God, I give this to you. I say I belong to you, but I don’t. My heart I kept to myself. I now am as close to holding my heart in my hand as I ever will be. Take Forest of Lies. It’s always been yours; now I give it to you. Show me what to do, Lord. I write for you.
I meant those words. I worked hard to live by them. I didn’t know what it might cost me; I didn’t know that when you give God your soul, you have to learn to trust Him. I didn’t trust Him yet.
~*~I entered my third draft of Forest of Lies in the One Year Adventure Novel contest. I told myself I didn’t care if I won; the experience of writing had been enough. Other people, however, constantly told me that I would win. I rebuffed this, trying to remember that there were other young authors, just as good as I was, even better.
On a stormy October night, I received the world’s verdict.
One of the seven finalists.
Not first. Not second. Not third. Just a finalist. My friend, Lydia, began talking to me over chat.
me: Do you think I can write something else good?
Lydia: OF COURSE YOU CAN!!!!!
I CANNOT WAIT TO SEE UNBROKEN AND STAINED AND OPERATION ROBYN AND ROSAMONDE!!!
THEY WILL BE AMAZING!
MARK MY WORDS!
me: but FoL...
Lydia: What about it? You poured you heart into it, and everyone could tell!
It was fantastic!
your characters are amazingly developed
your writing is fantastic
me: it wasn't enough!
It wasn’t enough. My friend talked sense to me that night, but the words echoed in my mind for months, even after I thought I was over the whole thing. It came back in waves, crushing my imagination, drowning my will to write.
If that was the best I had, why should I keep writing? I didn’t have passion for anything else. Passion made it great. But not great enough.
I retreated from the battle, afraid to keep fighting. I’d been wounded, and I couldn’t trust God. I’d always been a writer. Then I had become a Writer for God. Now I was a writer in the shadows, hiding my light under the bushel, scribbling a few words in the dust. I spent too much time on the internet, doing writing that was uncommitted, and safe. The world needed me, but I was afraid of the world.
So I hid.
~*~I couldn’t hide at the Iowa Young Writers’ Studio. I had tested Forest of Lies in the welcoming community of Christian writers with the OYAN contest. Now I sat in a boat surrounded by roiling darkness and choppy waters; I had entered the real forest of lies. I saw firsthand why the world needed my small light.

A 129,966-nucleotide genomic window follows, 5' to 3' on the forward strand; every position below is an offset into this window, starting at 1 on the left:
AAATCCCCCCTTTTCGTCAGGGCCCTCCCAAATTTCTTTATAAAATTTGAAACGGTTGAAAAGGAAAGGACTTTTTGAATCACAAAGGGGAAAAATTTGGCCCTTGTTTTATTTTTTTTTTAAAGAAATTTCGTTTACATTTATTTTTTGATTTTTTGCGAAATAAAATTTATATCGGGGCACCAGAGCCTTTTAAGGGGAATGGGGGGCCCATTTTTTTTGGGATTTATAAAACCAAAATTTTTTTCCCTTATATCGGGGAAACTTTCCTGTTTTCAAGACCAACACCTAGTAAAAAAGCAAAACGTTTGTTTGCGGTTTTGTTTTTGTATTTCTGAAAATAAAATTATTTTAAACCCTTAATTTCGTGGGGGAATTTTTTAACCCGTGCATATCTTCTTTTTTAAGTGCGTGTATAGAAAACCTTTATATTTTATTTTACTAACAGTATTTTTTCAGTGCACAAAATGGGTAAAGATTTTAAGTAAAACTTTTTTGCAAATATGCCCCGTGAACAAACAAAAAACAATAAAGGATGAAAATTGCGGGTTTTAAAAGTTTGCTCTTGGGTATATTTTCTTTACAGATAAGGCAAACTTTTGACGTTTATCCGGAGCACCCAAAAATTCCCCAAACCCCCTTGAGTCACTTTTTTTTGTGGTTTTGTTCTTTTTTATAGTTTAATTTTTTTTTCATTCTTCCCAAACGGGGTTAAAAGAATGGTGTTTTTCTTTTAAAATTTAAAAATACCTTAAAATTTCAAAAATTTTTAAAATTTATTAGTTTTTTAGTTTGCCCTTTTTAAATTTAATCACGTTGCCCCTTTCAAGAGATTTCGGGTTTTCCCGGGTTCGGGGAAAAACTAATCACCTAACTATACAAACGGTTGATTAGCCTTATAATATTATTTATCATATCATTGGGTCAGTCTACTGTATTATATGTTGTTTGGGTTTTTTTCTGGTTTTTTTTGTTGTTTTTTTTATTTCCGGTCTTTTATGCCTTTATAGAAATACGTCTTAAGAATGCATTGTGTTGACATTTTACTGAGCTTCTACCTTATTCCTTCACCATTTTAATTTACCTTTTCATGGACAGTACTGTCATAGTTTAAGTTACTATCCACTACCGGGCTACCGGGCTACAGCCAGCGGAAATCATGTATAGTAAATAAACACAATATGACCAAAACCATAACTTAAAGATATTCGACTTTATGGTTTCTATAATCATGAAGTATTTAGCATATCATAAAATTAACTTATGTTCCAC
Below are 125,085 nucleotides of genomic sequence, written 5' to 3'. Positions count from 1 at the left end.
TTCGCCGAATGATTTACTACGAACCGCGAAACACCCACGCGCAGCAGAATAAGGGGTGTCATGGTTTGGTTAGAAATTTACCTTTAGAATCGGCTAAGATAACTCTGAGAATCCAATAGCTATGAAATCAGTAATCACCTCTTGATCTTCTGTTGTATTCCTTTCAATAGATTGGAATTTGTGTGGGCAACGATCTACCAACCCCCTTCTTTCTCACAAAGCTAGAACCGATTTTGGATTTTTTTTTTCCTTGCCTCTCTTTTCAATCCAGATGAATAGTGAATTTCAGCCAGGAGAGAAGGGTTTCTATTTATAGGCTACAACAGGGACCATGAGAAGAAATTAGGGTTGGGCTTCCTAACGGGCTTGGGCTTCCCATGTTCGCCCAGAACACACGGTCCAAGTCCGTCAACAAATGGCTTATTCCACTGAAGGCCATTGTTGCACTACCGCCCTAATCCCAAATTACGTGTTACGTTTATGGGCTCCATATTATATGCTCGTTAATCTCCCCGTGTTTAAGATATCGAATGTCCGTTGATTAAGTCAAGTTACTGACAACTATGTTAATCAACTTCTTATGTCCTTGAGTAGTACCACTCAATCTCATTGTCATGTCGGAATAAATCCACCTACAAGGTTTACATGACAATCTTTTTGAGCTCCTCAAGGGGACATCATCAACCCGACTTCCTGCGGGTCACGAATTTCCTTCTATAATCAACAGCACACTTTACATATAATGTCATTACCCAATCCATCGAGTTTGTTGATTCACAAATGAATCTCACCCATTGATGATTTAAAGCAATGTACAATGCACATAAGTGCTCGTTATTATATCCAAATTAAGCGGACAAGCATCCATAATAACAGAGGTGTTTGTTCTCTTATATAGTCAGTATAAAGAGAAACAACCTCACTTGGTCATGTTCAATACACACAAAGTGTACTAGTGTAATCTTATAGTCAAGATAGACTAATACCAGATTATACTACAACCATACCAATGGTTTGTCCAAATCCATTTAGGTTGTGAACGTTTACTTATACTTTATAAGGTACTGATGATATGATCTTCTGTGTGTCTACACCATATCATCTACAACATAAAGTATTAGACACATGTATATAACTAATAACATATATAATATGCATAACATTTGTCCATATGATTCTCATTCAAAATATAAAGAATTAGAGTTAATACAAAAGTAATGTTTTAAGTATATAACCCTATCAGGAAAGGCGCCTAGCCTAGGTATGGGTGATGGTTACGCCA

My novel was the same as it had been those few months ago.
I was different. I was scared and uncertain. Forest of Lies had failed in the contest, its pilot voyage; how would it survive the real thing?
I submitted my writing anyway. Chapter 1 had been received well.
Chapter 2 had page 31.
I don’t remember much of what they said, but I do remember one student saying:
“I liked the part where he’s getting mad, and then he starts, like, praying...”
The others began flipping, looking for it. She shuffled her copy.
“It’s on page 31--I just really liked it. Strong emotion.”
My classmates nodded. I took a deep breath. After class, several people expressed interest in reading more.
Forest of Lies, which I thought had failed the trial, now stood strong in the real world. It was enough, because God was enough. My book wasn’t strong enough, good enough, on its own, just like I am not strong enough or good enough on my own. But I have the ultimate Author, and he guides my path.
I have begun to build my next boat of light. It is called Etched in Black.
I am no longer just a writer. I am a writer with purpose, a writer for my Father.
I write for His lost children. Not for their approval, but for His. Because He loves them as much as He loves me.
And He loves me so much.
This is an essay I wrote for my AP English Language course. I think it is appropriate. Soli Deo Gloria!